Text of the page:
With central clearing taking a more fundamental role in stabilizing global financial markets, regulators around the world are keenly interested in ensuring that clearing houses strive for – and maintain – high risk management standards. At ASX, we believe that the highest standards are critical to achieving confidence; in our clearing house, in the Australian economy and in the global markets.
Regulators around the world are interested in ensuring that central clearing houses maintain high risk management standards.
Coming out of the global financial crisis, one thing was clear; had it not been for the stabilizing effect of central clearing, the initial shocks of the crisis could have been much worse. Essentially, by standing between buyers and sellers, central clearing acts like a systemic risk shock absorber, protecting the rest of the market when one or more participants collapse. ASX operates two clearing houses: ASX Clear primarily for equity and equity options and ASX Clear (Futures) for exchange-traded and over-the-counter derivatives markets.
When MF Global collapsed worldwide in 2011, for example, their futures positions in the Australian market were managed by ASX’s clearing house which effectively cushioned the impact on the other participants in the market. This was the first recorded default of an active clearing participant in the Australian market. In that case, a year after the collapse, ASX was able to return to the administrator substantially all of the margin that ASX originally held. Similarly, with MF Global and the earlier collapse of Lehman Brothers in 2008, US and UK clearing houses were able to effectively manage exposures and avoid market contagion.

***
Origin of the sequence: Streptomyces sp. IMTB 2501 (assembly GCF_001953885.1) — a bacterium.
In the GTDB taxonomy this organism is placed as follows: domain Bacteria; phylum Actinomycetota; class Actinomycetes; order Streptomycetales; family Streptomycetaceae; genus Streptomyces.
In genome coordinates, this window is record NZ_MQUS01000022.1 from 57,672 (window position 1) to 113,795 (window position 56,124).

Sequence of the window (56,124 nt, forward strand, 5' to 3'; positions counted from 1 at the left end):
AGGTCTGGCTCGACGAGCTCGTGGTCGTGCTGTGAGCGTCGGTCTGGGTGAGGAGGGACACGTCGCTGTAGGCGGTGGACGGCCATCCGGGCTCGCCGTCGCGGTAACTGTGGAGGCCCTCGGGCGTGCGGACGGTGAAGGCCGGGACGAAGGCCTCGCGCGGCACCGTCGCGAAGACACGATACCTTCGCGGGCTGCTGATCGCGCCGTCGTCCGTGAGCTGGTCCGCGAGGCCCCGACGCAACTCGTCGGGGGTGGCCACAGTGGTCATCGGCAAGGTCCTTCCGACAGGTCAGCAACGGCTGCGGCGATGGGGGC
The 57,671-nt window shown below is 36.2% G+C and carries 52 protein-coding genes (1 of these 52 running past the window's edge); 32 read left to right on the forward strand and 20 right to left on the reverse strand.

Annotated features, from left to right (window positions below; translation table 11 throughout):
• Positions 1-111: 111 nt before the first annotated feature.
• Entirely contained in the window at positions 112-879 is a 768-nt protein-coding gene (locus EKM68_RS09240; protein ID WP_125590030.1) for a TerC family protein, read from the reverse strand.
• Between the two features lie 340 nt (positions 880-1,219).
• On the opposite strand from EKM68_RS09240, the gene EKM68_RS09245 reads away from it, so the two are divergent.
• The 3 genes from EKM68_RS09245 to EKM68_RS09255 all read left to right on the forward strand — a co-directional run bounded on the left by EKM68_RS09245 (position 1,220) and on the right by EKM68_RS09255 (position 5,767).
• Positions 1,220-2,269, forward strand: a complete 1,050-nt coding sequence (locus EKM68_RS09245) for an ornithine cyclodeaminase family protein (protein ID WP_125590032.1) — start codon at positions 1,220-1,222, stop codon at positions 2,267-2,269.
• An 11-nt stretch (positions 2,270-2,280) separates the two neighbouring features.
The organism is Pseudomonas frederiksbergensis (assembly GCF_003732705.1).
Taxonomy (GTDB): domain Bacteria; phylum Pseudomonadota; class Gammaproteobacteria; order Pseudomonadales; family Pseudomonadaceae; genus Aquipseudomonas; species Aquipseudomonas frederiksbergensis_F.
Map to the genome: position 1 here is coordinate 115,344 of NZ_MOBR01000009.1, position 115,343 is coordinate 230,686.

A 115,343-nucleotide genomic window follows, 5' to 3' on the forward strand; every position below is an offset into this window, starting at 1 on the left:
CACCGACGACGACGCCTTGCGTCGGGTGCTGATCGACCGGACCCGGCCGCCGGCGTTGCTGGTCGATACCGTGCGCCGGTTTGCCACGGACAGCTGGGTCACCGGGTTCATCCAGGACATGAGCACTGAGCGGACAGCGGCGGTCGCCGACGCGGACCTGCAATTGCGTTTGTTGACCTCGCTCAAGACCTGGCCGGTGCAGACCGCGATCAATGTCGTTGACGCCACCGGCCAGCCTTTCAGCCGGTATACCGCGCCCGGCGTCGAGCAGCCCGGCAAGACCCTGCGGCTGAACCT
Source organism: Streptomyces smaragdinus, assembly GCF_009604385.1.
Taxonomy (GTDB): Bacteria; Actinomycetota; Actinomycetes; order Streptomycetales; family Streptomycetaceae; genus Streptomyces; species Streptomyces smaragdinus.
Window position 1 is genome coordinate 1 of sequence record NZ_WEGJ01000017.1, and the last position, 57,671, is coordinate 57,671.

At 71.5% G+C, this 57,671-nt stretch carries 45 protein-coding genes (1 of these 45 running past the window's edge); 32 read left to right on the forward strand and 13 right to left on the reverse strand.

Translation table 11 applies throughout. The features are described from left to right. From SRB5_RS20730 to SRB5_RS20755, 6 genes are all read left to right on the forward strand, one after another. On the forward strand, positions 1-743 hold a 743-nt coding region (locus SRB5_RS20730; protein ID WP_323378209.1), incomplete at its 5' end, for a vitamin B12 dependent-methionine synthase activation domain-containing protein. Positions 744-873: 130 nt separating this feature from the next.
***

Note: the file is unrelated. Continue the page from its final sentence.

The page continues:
In May 2015, BBY Limited, a medium-sized clearing participant on ASX’s equity and equity options markets, collapsed. Again, ASX’s clearing house met its primary objective to protect the rest > of the market from the impact of the collapse by managing out BBYs exposures within margins held.
Central clearing also plays an important role in improving market liquidity and capital efficiency. Indeed, as both exchange and over-the-counter (OTC) derivatives are traded, buyers and sellers build up exposures between each other. The higher the exposure, the more collateral and capital will be required to cover that exposure. What central clearing does is net out that exposure on a multilateral counterparty level, essentially sharing the risk to reduce the exposure. As a result, participants are able to reduce the amount of both collateral and capital they need to hold against those exposures.
Not surprisingly given the significant role that central clearing plays in stabilizing financial markets, regulators have become increasingly focused on ensuring that clearing houses are striving to achieve and maintain the highest possible risk standards.
Led in 2011 by the Committee on Payments and Market Infrastructures (CPMI) and the Technical Committee of the International Organization of Securities Commissions (IOSCO), regulators around the world are now implementing the Principles for Financial Market Infrastructure (PFMIs) which are designed to ensure that the infrastructure supporting global financial markets – such as clearing houses – is robust and well-placed to withstand financial shocks.1
While the previous standards (issued in 2001) had held up reasonably well during the global financial crisis, there was broad recognition that the PFMIs would need to include more demanding standards. For example, rather than requiring clearing houses to hold enough capital to cover the default of their largest single exposure (i.e. participant) in stressed market conditions, the PFMIs require them to hold enough to cover the default of their two largest participants under ‘stress’ conditions (otherwise known as the shift from ‘Cover 1’ to ‘Cover 2’).